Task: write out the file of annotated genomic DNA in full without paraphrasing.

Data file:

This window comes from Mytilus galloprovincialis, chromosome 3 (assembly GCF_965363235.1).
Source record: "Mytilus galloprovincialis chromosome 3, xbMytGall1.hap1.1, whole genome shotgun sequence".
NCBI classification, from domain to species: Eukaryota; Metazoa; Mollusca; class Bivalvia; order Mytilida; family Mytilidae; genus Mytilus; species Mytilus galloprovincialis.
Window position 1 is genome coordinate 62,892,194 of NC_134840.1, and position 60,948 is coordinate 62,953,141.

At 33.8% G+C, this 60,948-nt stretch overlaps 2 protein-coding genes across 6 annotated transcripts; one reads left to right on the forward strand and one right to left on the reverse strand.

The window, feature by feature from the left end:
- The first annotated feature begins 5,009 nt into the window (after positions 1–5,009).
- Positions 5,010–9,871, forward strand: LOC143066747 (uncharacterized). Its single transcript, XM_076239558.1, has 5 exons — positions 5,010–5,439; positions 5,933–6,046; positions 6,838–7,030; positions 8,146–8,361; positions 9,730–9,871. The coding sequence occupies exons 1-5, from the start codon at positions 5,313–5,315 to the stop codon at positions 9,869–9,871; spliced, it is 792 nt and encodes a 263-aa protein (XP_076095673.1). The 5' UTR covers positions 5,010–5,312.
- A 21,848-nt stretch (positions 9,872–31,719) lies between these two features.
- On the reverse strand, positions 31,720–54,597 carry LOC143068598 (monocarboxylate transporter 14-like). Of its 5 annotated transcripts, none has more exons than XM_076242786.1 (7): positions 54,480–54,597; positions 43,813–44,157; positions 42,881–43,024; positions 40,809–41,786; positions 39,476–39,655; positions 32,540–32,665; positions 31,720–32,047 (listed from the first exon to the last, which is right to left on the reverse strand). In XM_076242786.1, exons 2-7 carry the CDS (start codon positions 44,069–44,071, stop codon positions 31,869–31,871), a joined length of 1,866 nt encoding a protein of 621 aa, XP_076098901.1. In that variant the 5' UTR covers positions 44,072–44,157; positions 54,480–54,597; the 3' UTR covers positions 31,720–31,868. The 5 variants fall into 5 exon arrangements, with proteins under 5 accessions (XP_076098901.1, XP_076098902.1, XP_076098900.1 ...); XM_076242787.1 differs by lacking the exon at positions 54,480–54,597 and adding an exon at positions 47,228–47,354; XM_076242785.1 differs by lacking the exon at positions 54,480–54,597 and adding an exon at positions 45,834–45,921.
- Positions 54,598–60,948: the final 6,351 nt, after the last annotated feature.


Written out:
This window comes from Mytilus galloprovincialis, chromosome 3 (assembly GCF_965363235.1).
Source record: "Mytilus galloprovincialis chromosome 3, xbMytGall1.hap1.1, whole genome shotgun sequence".
NCBI classification, from domain to species: Eukaryota; Metazoa; Mollusca; class Bivalvia; order Mytilida; family Mytilidae; genus Mytilus; species Mytilus galloprovincialis.
Window position 1 is genome coordinate 62,892,194 of NC_134840.1, and position 60,948 is coordinate 62,953,141.

At 33.8% G+C, this 60,948-nt stretch overlaps 2 protein-coding genes across 6 annotated transcripts; one reads left to right on the forward strand and one right to left on the reverse strand.

The window, feature by feature from the left end:
- The first annotated feature begins 5,009 nt into the window (after positions 1–5,009).
- Positions 5,010–9,871, forward strand: LOC143066747 (uncharacterized). Its single transcript, XM_076239558.1, has 5 exons — positions 5,010–5,439; positions 5,933–6,046; positions 6,838–7,030; positions 8,146–8,361; positions 9,730–9,871. The coding sequence occupies exons 1-5, from the start codon at positions 5,313–5,315 to the stop codon at positions 9,869–9,871; spliced, it is 792 nt and encodes a 263-aa protein (XP_076095673.1). The 5' UTR covers positions 5,010–5,312.
- A 21,848-nt stretch (positions 9,872–31,719) lies between these two features.
- On the reverse strand, positions 31,720–54,597 carry LOC143068598 (monocarboxylate transporter 14-like). Of its 5 annotated transcripts, none has more exons than XM_076242786.1 (7): positions 54,480–54,597; positions 43,813–44,157; positions 42,881–43,024; positions 40,809–41,786; positions 39,476–39,655; positions 32,540–32,665; positions 31,720–32,047 (listed from the first exon to the last, which is right to left on the reverse strand). In XM_076242786.1, exons 2-7 carry the CDS (start codon positions 44,069–44,071, stop codon positions 31,869–31,871), a joined length of 1,866 nt encoding a protein of 621 aa, XP_076098901.1. In that variant the 5' UTR covers positions 44,072–44,157; positions 54,480–54,597; the 3' UTR covers positions 31,720–31,868. The 5 variants fall into 5 exon arrangements, with proteins under 5 accessions (XP_076098901.1, XP_076098902.1, XP_076098900.1 ...); XM_076242787.1 differs by lacking the exon at positions 54,480–54,597 and adding an exon at positions 47,228–47,354; XM_076242785.1 differs by lacking the exon at positions 54,480–54,597 and adding an exon at positions 45,834–45,921.
- Positions 54,598–60,948: the final 6,351 nt, after the last annotated feature.